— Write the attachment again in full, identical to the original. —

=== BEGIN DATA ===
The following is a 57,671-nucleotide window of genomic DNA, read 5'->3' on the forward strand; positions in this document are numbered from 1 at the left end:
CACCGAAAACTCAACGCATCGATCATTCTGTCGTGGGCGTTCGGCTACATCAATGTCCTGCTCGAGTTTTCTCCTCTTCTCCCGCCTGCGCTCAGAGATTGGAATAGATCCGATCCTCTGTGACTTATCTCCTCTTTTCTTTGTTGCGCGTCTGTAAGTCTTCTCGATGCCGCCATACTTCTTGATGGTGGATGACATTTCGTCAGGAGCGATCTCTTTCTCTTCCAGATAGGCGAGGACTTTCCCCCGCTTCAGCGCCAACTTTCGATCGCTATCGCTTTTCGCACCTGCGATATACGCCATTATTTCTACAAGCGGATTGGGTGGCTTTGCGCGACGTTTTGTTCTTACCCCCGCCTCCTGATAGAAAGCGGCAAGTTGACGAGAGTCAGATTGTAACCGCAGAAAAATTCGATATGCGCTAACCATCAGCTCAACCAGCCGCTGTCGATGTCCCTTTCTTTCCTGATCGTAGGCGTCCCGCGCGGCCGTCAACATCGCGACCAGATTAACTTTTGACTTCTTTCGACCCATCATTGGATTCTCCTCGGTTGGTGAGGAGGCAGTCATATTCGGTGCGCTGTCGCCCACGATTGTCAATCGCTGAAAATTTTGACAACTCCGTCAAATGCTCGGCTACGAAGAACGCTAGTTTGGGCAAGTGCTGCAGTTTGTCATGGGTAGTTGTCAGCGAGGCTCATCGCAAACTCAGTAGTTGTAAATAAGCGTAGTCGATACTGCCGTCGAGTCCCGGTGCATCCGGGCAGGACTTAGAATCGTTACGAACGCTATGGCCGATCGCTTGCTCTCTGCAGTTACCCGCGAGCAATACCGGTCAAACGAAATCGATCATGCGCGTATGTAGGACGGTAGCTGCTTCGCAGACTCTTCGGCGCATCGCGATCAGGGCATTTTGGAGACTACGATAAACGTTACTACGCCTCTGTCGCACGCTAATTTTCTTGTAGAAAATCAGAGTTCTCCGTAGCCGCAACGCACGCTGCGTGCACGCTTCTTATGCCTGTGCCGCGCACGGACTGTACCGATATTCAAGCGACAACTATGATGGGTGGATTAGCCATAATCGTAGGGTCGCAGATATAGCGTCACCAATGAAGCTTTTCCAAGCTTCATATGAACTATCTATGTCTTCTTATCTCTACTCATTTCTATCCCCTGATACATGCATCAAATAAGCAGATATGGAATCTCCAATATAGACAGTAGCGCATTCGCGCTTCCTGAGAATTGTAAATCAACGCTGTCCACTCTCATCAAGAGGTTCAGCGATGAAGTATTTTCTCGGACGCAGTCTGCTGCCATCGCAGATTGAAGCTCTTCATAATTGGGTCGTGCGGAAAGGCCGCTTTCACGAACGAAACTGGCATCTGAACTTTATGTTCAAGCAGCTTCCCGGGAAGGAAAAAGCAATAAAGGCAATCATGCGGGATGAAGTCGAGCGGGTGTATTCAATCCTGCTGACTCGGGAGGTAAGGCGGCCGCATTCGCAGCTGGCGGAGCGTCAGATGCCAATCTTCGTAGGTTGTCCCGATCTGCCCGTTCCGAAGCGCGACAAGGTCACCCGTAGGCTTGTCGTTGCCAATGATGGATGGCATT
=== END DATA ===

The following is a 57,671-nucleotide window of genomic DNA, read 5'->3' on the forward strand; positions in this document are numbered from 1 at the left end:
CACCGAAAACTCAACGCATCGATCATTCTGTCGTGGGCGTTCGGCTACATCAATGTCCTGCTCGAGTTTTCTCCTCTTCTCCCGCCTGCGCTCAGAGATTGGAATAGATCCGATCCTCTGTGACTTATCTCCTCTTTTCTTTGTTGCGCGTCTGTAAGTCTTCTCGATGCCGCCATACTTCTTGATGGTGGATGACATTTCGTCAGGAGCGATCTCTTTCTCTTCCAGATAGGCGAGGACTTTCCCCCGCTTCAGCGCCAACTTTCGATCGCTATCGCTTTTCGCACCTGCGATATACGCCATTATTTCTACAAGCGGATTGGGTGGCTTTGCGCGACGTTTTGTTCTTACCCCCGCCTCCTGATAGAAAGCGGCAAGTTGACGAGAGTCAGATTGTAACCGCAGAAAAATTCGATATGCGCTAACCATCAGCTCAACCAGCCGCTGTCGATGTCCCTTTCTTTCCTGATCGTAGGCGTCCCGCGCGGCCGTCAACATCGCGACCAGATTAACTTTTGACTTCTTTCGACCCATCATTGGATTCTCCTCGGTTGGTGAGGAGGCAGTCATATTCGGTGCGCTGTCGCCCACGATTGTCAATCGCTGAAAATTTTGACAACTCCGTCAAATGCTCGGCTACGAAGAACGCTAGTTTGGGCAAGTGCTGCAGTTTGTCATGGGTAGTTGTCAGCGAGGCTCATCGCAAACTCAGTAGTTGTAAATAAGCGTAGTCGATACTGCCGTCGAGTCCCGGTGCATCCGGGCAGGACTTAGAATCGTTACGAACGCTATGGCCGATCGCTTGCTCTCTGCAGTTACCCGCGAGCAATACCGGTCAAACGAAATCGATCATGCGCGTATGTAGGACGGTAGCTGCTTCGCAGACTCTTCGGCGCATCGCGATCAGGGCATTTTGGAGACTACGATAAACGTTACTACGCCTCTGTCGCACGCTAATTTTCTTGTAGAAAATCAGAGTTCTCCGTAGCCGCAACGCACGCTGCGTGCACGCTTCTTATGCCTGTGCCGCGCACGGACTGTACCGATATTCAAGCGACAACTATGATGGGTGGATTAGCCATAATCGTAGGGTCGCAGATATAGCGTCACCAATGAAGCTTTTCCAAGCTTCATATGAACTATCTATGTCTTCTTATCTCTACTCATTTCTATCCCCTGATACATGCATCAAATAAGCAGATATGGAATCTCCAATATAGACAGTAGCGCATTCGCGCTTCCTGAGAATTGTAAATCAACGCTGTCCACTCTCATCAAGAGGTTCAGCGATGAAGTATTTTCTCGGACGCAGTCTGCTGCCATCGCAGATTGAAGCTCTTCATAATTGGGTCGTGCGGAAAGGCCGCTTTCACGAACGAAACTGGCATCTGAACTTTATGTTCAAGCAGCTTCCCGGGAAGGAAAAAGCAATAAAGGCAATCATGCGGGATGAAGTCGAGCGGGTGTATTCAATCCTGCTGACTCGGGAGGTAAGGCGGCCGCATTCGCAGCTGGCGGAGCGTCAGATGCCAATCTTCGTAGGTTGTCCCGATCTGCCCGTTCCGAAGCGCGACAAGGTCACCCGTAGGCTTGTCGTTGCCAATGATGGATGGCATT